The J. Paul Getty Museum

Three Brushstrokes

Object Details


Three Brushstrokes


Roy Lichtenstein (American, 1923 - 1997)






Painted aluminum

Object Number:



308.6 × 72.4 × 100.3 cm, 239.0456 kg (121 1/2 × 28 1/2 × 39 1/2 in., 527 lb.)


© Estate of Roy Lichtenstein

Credit Line:

Gift of Fran and Ray Stark

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Object Description

In this sculpture, painting's basic building block, the brushstroke, has been playfully transformed into an oversized, three-dimensional form. Made from aluminum, three vertical "strokes" of pure color are frozen in space and rise to a height of more than ten feet. One edge of the yellow brushstroke cuts through the dominant stroke of black and blue; the yellow also curves into a diminutive stroke of red paint.

Each brushstroke is a fully realized three-dimensional form that, somewhat implausibly, allows the viewer to experience a stroke of paint from different vantage points. The sculpture humorously reminds us that paint is literally three-dimensional.

Roy Lichtenstein first explored brushstrokes as a subject in a series of paintings initiated in 1965. As with many of his works, he used a comic book source--a panel of an artist at work from Strange Suspense Stories--as the basis for his brushstrokes. The subject became one of the artist's most recognizable images and he would return regularly to the brushstroke motif for more than thirty years. In the early 1980s, Lichtenstein began creating sculptural brushstrokes.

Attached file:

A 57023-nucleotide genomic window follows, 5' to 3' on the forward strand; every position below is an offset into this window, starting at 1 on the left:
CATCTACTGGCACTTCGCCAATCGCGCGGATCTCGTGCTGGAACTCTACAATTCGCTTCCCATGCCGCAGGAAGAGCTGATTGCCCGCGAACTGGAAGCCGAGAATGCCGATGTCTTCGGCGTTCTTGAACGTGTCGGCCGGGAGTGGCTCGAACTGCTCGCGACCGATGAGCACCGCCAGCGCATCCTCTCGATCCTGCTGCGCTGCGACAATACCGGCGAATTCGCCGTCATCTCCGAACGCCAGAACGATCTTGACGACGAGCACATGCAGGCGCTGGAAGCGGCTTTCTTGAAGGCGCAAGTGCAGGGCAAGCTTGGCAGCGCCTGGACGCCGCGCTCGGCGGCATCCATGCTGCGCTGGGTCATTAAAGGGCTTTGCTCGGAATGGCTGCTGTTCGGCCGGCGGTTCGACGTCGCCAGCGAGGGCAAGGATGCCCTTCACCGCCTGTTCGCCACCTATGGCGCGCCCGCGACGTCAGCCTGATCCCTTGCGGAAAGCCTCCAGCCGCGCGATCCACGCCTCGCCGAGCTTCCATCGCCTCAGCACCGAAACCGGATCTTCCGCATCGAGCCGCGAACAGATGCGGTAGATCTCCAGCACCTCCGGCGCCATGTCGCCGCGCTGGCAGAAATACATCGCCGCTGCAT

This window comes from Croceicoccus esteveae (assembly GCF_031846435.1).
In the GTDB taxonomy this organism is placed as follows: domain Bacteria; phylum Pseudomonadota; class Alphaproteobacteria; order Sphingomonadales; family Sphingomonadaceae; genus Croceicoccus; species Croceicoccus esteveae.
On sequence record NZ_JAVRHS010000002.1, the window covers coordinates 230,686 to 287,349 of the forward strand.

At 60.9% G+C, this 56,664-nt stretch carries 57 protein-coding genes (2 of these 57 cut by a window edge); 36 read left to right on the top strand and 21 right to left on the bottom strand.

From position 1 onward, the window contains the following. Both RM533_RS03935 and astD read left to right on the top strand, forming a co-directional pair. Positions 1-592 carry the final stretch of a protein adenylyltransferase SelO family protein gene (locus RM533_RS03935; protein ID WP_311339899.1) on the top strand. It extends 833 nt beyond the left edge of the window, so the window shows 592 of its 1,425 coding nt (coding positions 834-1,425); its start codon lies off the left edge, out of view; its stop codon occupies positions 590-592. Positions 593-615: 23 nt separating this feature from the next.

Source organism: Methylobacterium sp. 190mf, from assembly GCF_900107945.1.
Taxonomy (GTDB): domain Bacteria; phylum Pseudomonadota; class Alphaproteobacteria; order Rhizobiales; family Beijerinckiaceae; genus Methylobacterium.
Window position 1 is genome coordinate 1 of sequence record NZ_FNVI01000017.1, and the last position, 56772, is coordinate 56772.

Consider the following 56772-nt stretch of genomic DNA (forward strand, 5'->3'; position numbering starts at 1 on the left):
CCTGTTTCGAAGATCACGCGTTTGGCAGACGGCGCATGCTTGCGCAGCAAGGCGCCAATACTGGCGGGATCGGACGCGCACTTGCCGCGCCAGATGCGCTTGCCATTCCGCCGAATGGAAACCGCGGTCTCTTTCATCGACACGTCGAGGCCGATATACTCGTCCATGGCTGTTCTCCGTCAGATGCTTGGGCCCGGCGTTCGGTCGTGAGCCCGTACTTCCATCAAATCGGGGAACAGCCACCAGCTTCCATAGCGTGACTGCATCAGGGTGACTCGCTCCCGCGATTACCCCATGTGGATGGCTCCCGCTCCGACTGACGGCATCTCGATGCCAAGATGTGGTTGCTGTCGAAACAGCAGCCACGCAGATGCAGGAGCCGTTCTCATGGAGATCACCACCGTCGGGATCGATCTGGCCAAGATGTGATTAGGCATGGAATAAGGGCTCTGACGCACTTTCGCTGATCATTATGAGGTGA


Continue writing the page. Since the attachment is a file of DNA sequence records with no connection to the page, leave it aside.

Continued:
- 1989

Leo Castelli Gallery, sold to Fran and Ray Stark, December, 1989.

1989 - 1992

Fran Stark and Ray Stark, upon the death of Fran Stark, retained by her husband, Ray Stark, 1992.

1992 - 2004

Ray Stark, upon his death, distributed to the Ray Stark Revocable Estate.

2004 - 2005

The Ray Stark Revocable Trust, donated to the J. Paul Getty Museum.

Pop for the People: Roy Lichtenstein in L.A. (October 7, 2016 to March 13, 2017)
  • Skirball Museum (Los Angeles), October 7, 2016 to March 13, 2017

Boström, Antonia, ed. The Fran and Ray Stark Collection of 20th-Century Sculpture at the J. Paul Getty Museum (Los Angeles: J. Paul Getty Museum, 2008), pp. 94-97, no. 12, entry by Christopher Bedford.